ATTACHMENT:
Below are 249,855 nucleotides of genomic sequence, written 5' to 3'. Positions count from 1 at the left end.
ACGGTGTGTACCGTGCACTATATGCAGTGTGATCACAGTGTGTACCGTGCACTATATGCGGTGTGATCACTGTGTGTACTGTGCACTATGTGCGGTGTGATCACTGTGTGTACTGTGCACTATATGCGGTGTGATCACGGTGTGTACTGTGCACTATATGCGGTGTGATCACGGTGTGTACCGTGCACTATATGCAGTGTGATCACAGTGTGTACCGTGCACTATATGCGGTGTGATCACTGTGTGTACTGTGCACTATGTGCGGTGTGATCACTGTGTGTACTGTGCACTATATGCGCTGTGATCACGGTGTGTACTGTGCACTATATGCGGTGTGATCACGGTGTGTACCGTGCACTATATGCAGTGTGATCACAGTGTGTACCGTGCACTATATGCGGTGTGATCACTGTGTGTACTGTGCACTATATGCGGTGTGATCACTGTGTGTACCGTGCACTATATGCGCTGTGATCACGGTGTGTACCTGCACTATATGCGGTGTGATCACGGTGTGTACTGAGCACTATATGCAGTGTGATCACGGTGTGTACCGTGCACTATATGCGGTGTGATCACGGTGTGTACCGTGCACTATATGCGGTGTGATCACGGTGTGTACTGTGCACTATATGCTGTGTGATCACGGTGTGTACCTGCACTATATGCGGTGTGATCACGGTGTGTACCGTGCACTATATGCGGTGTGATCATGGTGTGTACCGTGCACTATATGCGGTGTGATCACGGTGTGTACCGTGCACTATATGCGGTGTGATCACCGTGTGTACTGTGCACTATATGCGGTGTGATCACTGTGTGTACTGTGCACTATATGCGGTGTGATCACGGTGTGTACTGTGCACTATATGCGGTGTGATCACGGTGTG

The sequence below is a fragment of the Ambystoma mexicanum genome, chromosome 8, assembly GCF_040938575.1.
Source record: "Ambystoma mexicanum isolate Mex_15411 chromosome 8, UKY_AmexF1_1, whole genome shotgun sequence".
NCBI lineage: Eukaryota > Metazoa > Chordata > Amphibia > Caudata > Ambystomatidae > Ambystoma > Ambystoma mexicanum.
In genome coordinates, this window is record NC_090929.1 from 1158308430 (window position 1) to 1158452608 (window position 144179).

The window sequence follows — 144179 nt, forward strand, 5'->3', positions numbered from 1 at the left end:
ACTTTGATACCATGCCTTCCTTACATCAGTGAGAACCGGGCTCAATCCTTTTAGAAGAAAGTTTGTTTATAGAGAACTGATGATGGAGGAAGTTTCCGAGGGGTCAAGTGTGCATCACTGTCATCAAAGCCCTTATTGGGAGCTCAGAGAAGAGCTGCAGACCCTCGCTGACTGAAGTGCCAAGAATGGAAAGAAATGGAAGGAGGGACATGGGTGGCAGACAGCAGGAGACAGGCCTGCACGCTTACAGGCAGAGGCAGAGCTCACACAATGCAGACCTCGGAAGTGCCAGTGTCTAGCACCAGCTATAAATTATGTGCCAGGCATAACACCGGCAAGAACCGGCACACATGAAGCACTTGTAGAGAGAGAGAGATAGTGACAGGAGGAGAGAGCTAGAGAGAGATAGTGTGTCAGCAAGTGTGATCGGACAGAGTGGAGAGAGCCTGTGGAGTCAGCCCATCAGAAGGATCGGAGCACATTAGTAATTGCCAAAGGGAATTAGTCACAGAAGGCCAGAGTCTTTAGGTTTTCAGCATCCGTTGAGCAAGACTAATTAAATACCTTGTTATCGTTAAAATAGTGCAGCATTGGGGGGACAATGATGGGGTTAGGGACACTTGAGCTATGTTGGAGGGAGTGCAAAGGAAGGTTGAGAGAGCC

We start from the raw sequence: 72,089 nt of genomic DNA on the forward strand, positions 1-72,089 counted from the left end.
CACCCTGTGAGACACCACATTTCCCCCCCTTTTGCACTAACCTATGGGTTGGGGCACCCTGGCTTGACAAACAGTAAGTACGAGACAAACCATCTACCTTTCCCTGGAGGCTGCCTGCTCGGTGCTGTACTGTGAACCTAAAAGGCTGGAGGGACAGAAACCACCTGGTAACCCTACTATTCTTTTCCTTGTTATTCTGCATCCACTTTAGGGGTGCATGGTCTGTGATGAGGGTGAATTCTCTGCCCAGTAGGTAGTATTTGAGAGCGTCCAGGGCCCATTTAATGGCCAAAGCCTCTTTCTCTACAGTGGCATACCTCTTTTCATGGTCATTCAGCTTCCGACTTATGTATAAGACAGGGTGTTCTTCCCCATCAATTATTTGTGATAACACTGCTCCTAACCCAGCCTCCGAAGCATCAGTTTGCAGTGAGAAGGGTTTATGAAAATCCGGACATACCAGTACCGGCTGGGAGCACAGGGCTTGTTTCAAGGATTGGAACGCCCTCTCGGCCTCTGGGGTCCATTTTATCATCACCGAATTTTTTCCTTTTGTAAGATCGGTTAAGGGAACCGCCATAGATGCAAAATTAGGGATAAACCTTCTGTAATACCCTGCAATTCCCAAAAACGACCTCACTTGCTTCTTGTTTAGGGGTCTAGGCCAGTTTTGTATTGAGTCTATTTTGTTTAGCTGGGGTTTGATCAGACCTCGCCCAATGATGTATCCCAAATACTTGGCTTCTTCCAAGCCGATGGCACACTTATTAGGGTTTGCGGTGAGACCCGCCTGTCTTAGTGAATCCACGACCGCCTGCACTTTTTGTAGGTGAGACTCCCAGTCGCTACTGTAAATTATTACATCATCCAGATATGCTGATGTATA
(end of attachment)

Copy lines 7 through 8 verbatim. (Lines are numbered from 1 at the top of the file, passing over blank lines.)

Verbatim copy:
The window sequence follows — 144179 nt, forward strand, 5'->3', positions numbered from 1 at the left end:
ACTTTGATACCATGCCTTCCTTACATCAGTGAGAACCGGGCTCAATCCTTTTAGAAGAAAGTTTGTTTATAGAGAACTGATGATGGAGGAAGTTTCCGAGGGGTCAAGTGTGCATCACTGTCATCAAAGCCCTTATTGGGAGCTCAGAGAAGAGCTGCAGACCCTCGCTGACTGAAGTGCCAAGAATGGAAAGAAATGGAAGGAGGGACATGGGTGGCAGACAGCAGGAGACAGGCCTGCACGCTTACAGGCAGAGGCAGAGCTCACACAATGCAGACCTCGGAAGTGCCAGTGTCTAGCACCAGCTATAAATTATGTGCCAGGCATAACACCGGCAAGAACCGGCACACATGAAGCACTTGTAGAGAGAGAGAGATAGTGACAGGAGGAGAGAGCTAGAGAGAGATAGTGTGTCAGCAAGTGTGATCGGACAGAGTGGAGAGAGCCTGTGGAGTCAGCCCATCAGAAGGATCGGAGCACATTAGTAATTGCCAAAGGGAATTAGTCACAGAAGGCCAGAGTCTTTAGGTTTTCAGCATCCGTTGAGCAAGACTAATTAAATACCTTGTTATCGTTAAAATAGTGCAGCATTGGGGGGACAATGATGGGGTTAGGGACACTTGAGCTATGTTGGAGGGAGTGCAAAGGAAGGTTGAGAGAGCC